After protests, Algerian women reconquer the public space
Algerian women were not banned from public space but we can’t say they were as present and accepted there as men, either.
They used to cross this space furtively, frightened by the leering glances that followed them and quite often by foul words thrown at them. Their conditioning to fear public spaces begins in childhood when they are intimidated and emotionally blackmailed to keep to their homes because the public space is dangerous and a source of moral corruption.
Many Algerian women chose to flee from the intimidation and harassment on the street by disappearing under a hijab or jilbab or khimar. Because of the extremist discourse of imams in mosques and of Islamists everywhere, Algerian society at large has started to look at females who did not wear headscarves as loose women, disrespectful of Islamic rules and often labelled as whores. This explains the tremendous increase in the number of veiled females in Algeria.
This rejection of women did not spring from the depths of the authentic Algerian society but was the result of an external invasion by fundamentalist ideas with the collusion of local Islamist elites, both from within the regime and in the opposition. Because of pressure by Islamists, the Algerian family code did not only justify some old and fossilised social norms but also tried to revive many of them.
Take polygamy for instance. While this practice was on its way out in Algeria, the 1984 code reintroduced it by law. In this regard, playwright Khira Ben Attou, author of the play “Boxes,” said the struggle is long for Algerian women to take their rights by force and bypass the unjust Algerian family code and to be able to achieve complete equality with men, even in inheritance.
She said the revolution is an opportunity for Algerian women to get out of boxes where they were imprisoned and fulfil themselves as independent entities.
The fact remains, however, that this family code, which was directly based on sharia, did put into law the lower status of Algerian women. It gave all the rights to males and deprived females of their basic rights. Article 39 of the code states that, if a woman is single, she is under the guardianship of her closest male relative and, if she is married, then she must obey her husband and his family.
Despite this legal and social siege, Algerian women have not surrendered. They have made inroads in all of life’s domains and excelled particularly in their studies. At Algerian universities today, females outnumber males.
Every year, Algerian female students consistently outdo male students at university entrance exams. In the 2017 and 2018 exams, females represented 65% of the successful population. Yet, after university, only 11% of male graduates remain unemployed while 55% of female graduates are not hired. Statistics for 2018 indicate that the Algerian workforce includes 9 million males and 2 million females.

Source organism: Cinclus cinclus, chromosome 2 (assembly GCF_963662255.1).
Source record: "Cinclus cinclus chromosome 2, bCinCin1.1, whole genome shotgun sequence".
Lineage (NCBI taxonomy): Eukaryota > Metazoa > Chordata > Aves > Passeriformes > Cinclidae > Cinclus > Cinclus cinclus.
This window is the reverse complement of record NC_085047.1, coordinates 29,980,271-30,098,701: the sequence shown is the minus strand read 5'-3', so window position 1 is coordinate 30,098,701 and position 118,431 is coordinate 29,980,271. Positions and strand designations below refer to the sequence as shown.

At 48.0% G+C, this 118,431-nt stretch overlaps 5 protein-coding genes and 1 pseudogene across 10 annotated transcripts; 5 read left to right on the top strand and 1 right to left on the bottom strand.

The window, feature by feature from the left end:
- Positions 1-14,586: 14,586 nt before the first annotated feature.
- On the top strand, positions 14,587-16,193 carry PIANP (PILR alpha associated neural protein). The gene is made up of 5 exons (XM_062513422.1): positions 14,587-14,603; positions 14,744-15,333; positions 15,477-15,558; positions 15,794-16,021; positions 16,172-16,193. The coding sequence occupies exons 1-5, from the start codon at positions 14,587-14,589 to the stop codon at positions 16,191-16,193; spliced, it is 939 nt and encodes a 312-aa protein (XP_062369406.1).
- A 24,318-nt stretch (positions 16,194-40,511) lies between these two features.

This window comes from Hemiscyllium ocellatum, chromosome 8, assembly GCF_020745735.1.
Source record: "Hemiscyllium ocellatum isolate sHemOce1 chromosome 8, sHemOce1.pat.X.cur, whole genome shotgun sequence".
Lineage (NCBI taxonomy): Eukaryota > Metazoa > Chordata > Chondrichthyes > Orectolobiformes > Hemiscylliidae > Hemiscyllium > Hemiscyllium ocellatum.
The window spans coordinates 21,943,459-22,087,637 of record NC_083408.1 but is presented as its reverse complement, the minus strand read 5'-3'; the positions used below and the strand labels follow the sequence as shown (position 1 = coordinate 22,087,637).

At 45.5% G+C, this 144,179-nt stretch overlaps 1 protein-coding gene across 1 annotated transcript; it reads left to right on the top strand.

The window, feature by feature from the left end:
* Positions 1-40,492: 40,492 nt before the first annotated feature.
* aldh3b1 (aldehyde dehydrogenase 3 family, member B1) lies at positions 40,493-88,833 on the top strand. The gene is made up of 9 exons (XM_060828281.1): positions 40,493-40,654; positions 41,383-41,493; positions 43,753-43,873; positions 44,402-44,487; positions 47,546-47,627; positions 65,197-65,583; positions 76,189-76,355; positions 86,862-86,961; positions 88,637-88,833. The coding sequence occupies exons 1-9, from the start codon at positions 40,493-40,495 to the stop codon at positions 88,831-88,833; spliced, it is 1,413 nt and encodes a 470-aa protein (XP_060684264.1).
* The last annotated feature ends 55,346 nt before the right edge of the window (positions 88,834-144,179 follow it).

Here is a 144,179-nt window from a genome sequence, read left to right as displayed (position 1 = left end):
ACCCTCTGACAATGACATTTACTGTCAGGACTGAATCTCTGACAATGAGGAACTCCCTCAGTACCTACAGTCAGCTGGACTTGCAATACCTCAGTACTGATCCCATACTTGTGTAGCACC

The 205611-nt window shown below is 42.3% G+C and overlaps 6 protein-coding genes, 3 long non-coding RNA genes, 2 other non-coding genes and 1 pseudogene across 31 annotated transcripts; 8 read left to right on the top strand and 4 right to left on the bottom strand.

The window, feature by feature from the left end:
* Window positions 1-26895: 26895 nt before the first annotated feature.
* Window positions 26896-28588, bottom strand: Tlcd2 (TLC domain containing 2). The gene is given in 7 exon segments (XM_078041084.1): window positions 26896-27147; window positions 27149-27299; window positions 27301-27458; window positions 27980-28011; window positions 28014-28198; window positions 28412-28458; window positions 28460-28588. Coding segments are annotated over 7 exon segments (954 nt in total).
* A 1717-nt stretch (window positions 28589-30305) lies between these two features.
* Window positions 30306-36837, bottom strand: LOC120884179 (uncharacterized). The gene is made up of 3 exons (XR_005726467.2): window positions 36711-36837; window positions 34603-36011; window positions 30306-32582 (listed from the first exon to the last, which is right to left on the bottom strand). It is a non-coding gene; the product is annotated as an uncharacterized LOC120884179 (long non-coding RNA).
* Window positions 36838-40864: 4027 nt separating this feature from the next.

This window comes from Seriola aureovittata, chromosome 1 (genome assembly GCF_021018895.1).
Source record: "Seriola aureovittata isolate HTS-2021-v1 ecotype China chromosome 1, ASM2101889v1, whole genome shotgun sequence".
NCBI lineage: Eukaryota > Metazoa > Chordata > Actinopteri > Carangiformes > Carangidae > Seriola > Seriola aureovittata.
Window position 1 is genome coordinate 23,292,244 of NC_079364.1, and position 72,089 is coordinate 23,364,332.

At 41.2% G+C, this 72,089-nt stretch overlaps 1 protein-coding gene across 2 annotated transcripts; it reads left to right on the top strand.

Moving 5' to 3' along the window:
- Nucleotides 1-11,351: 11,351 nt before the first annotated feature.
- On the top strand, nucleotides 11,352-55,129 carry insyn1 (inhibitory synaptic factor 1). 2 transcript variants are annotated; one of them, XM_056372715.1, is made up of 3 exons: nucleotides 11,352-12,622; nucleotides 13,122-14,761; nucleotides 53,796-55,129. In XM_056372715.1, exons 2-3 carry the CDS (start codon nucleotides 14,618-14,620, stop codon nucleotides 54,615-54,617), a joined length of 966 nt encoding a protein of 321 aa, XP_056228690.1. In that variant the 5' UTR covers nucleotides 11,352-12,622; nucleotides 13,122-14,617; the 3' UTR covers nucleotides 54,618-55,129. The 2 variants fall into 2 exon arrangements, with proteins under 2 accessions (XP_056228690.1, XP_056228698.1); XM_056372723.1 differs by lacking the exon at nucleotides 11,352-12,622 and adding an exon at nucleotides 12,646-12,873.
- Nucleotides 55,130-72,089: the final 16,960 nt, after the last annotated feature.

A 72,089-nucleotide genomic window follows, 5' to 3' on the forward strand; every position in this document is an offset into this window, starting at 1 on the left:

With time, Algerian women have learned that their presence in the public sphere will not be granted to them but they must acquire it themselves. So they did not hesitate to participate, right from the beginning, in the popular demonstrations against the regime since February 22. The uprising against the regime is a strong declaration of the birth of a real mixed gender civil society that will open prospects for individual freedoms for both women and men.
Never before have Algerian women taken to the streets in such huge numbers as they have in the “revolution of smiles.”
Algerian women were out in large throngs: working women, housewives, elderly women, engineers, doctors, teachers, journalists and even the famous, such as the iconic female figure of the Algerian liberation revolution Djamila Bouhired. They came out as first-class citizens and not as irrational and impure beings as claimed by the Islamists.
The presence among protesters of Bouhired, 83, a symbol of the Algerian women’s resistance, which was hijacked after independence, had a special effect on all Algerian women. It reminded them of the heroic participation of their grandmothers, side by side with Algerian men, in Algeria’s war of liberation. When independence came, men took all the rights and imposed inequalities on women.
Algerian women do not want to see that scenario repeated after the revolution of smiles today. They are determined this time that liberation will be with them or it won’t be.
In speeches and statements by women’s organisations and on websites, there is a consensus that the time has come to bypass the Islamists’ medieval ideologies and to start building a new democratic Algeria that guarantees justice, individual and collective liberties and equality for all Algerians, males and females alike, so as not to fall again into a social system that oppresses women and despises femininity.
With their large presence in the protests and demonstrations in Algeria every day, Algerian women no longer must hurry their crossing of the public sphere. Today, they are at the heart of civil society. They are out there chanting: “A free and democratic Algeria” and “Democracy… women’s rights.”
What they mean is “No to a religious state. No to applying sharia. No to Islamists’ rule and no to fundamentalist colonisation.”
Algerian women are not just demanding their equal rights and such other rights, including the right to choose their clothing. They are out there as citizens demanding that their country be freed of the claws of a failed, corrupt and illegitimate regime.
Novelist Fairouz Recham, author of “I was Honoured by Your Departure,” said the participation of Algerian women in demonstrations added a distinctive feminine touch to them and doubled protesters’ enthusiasm. It was the first time in many years that feminist slogans were shouted in Algerian streets.